I admit it. I like buying stuff on Amazon.
It’s easy. I don’t have to drive to the store.
I don’t have to fight crowds, and in two days, the stuff shows up at my door.
Recently, my husband and I took a trip to The Container Store because we bought new bedroom furniture and we need to buy some small containers to better organizer some things in the dresser drawers. I don’t like it when my socks are all over the place. Dress socks go on one side, and athletic socks go on the other. (It’s just the way I’m wired…LOL)
I give people who work retail a lot of credit. After all, they have to deal with a lot of customers, and their purpose is to make them happy. Give them what they want, and make it a pleasant shopping experience, because it’s easier to buy things online. However, for this stuff, I wanted to see it, touch it, and make sure it was going to be what we needed. Thus, we were off to the store.
We got to the store, and everything was easy to find. There were plenty of associates there to help us if we needed it. And while we didn’t necessarily need any help, I did enjoy watching the associates interact with other customers. They seemed happy doing their job. When we purchased our stuff, the associate told us of some loyalty programs we might find interesting, rang us up, and we were on our way.
Here’s a picture of my sock drawer. (YAY!)
As you know, I am fascinated about how people “show up” professionally and energetically. So, when we got home, I researched the company’s culture and core values on their website. They list seven foundation principles which are the center of their training program.
The one foundation principle that stood out for me was their first one. One great person equals three good people. Take a look at their 98-second video here. They say that this foundation principle is the backbone of their hiring philosophy and their employee-first culture. It’s about how they show up and establish expectations for what it means to be on their team and serve their customers.
When you are looking to create your next advancement opportunity, what does it mean to ensure that you are the right “fit” for the company? I conduct a workshop focusing on individual and team core values. There were many layers to the workshop, but the crux of the activity is to identify one’s individual core values, why they are important to them, and how they demonstrate their core values in their work. From here, we start exploring what team core values look like. You could work with someone for years and never know what their core values are, and why they are important to them. Honestly, these are conversations we don’t have with our colleagues. For some reason, we either take them for granted or we think they are too “soft” and the conversation isn’t necessary.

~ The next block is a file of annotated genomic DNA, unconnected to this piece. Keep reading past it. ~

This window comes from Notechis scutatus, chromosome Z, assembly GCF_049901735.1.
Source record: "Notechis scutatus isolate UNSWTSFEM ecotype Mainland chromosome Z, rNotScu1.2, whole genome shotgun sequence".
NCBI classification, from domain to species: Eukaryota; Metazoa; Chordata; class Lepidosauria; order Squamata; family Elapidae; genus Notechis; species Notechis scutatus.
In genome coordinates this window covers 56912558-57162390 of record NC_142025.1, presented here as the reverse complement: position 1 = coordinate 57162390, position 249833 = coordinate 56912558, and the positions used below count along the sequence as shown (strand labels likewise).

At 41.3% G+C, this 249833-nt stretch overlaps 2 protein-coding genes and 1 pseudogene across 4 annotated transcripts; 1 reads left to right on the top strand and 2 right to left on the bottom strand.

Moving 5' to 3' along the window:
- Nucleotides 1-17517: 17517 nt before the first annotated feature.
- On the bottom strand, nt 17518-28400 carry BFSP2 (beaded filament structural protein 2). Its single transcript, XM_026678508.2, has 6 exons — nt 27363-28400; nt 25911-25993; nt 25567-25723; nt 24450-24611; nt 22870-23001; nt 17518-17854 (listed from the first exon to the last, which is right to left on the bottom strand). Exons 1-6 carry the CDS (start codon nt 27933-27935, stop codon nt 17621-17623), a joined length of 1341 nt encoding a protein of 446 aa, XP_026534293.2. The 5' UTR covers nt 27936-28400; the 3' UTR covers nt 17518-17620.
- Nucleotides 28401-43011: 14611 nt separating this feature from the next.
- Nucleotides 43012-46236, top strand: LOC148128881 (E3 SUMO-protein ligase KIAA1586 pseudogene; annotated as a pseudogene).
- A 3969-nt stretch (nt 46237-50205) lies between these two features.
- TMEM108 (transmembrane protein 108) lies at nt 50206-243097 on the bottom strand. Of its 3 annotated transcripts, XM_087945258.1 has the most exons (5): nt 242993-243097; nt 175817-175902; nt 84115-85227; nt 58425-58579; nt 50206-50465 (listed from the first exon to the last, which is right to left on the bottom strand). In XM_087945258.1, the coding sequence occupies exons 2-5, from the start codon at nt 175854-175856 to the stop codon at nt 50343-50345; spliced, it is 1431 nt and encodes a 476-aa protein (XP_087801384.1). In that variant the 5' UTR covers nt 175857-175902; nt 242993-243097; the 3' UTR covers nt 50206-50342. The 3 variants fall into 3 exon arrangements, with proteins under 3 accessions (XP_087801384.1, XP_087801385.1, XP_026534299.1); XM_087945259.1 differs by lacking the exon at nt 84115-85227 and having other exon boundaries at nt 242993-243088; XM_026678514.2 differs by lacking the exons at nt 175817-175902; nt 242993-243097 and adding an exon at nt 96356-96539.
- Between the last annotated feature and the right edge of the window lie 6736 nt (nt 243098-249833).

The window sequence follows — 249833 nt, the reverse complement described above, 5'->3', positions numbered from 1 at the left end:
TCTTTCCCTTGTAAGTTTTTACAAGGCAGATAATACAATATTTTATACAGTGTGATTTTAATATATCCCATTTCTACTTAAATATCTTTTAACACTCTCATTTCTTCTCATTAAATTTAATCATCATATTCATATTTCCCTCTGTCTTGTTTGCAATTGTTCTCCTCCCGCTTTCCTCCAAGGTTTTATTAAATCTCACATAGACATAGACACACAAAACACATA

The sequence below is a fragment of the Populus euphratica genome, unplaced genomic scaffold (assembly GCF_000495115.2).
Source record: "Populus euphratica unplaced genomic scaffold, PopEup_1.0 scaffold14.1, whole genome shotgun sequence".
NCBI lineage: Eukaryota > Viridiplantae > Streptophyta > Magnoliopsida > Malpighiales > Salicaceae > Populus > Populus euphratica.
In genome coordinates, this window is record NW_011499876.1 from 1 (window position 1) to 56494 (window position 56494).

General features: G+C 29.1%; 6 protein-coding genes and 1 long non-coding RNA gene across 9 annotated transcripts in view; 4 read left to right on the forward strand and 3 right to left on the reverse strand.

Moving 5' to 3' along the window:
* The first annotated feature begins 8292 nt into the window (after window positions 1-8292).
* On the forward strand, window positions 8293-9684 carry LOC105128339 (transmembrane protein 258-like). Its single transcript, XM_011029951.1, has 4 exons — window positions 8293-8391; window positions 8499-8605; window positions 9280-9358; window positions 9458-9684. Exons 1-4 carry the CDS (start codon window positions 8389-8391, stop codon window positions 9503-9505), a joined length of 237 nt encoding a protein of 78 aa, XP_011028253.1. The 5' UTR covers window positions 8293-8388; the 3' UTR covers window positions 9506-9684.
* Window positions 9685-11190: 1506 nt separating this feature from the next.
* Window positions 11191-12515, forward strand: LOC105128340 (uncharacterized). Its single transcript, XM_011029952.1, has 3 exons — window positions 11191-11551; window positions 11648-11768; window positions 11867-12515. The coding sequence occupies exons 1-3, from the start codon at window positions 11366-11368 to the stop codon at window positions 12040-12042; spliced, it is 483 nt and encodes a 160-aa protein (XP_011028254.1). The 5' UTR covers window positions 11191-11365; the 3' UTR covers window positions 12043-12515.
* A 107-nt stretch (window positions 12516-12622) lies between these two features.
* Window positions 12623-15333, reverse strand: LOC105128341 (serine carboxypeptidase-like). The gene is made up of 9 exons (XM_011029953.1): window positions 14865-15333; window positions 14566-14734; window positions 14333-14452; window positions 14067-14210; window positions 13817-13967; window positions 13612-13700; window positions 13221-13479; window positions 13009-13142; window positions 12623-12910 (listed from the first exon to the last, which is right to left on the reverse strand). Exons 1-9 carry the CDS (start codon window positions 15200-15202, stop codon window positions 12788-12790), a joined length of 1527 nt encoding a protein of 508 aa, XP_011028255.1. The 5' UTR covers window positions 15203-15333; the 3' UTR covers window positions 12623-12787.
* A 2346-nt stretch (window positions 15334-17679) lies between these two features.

I’m here to tell you that this conversation is ESSENTIAL.
Whenever I talk about core values, someone asks me what mine are for my coaching practice and why they are important to me. After all, if I’m asking people to do that in the workshop seems only fair they ask me about mine. So, here we go.
I have three core values that are paramount to me and my business.
My first core value is service. I started my coaching practice as a way to serve more people than I could have done in my previous organization. Coaching is a service-oriented profession, and it’s a robust relationship between coach and client designed to help the client reach their optimal goals. I have always worked in service-oriented professions, and this was a natural core value for me and my business.
My second core value is trust. I can’t begin to tell you how strongly I believe that trust is the center of everything. Without trust, we have fractured relationships, strained business relationships, and hesitation to connect with other people. It’s crucial that I earn my clients trust to help them achieve their professional and personal goals.
Lastly, but certainly not least, my third core value is about connection. For me, the connection is about building a relationship, providing value, and being professional with everyone who connects with me on some level. Whether you read my emails, watch my Facebook Live shows, hear me speak, or inquire about hiring me as their coach we are connecting. That’s why connection, along with service and trust, are my core values.
As you think about your core values and how they manifest in the workplace, I invite you to have a conversation with someone you trust about what your core values are, why they are important to you, and how they “show up” for you. Let them know that you have been thinking about your core values and wanted to have a conversation about it. Ask them about their core values and why they are important to them.
Email me and let me know if you have that conversation and what your takeaways are from that conversation. I’m curious to see if you have any significant insights and what that means to you.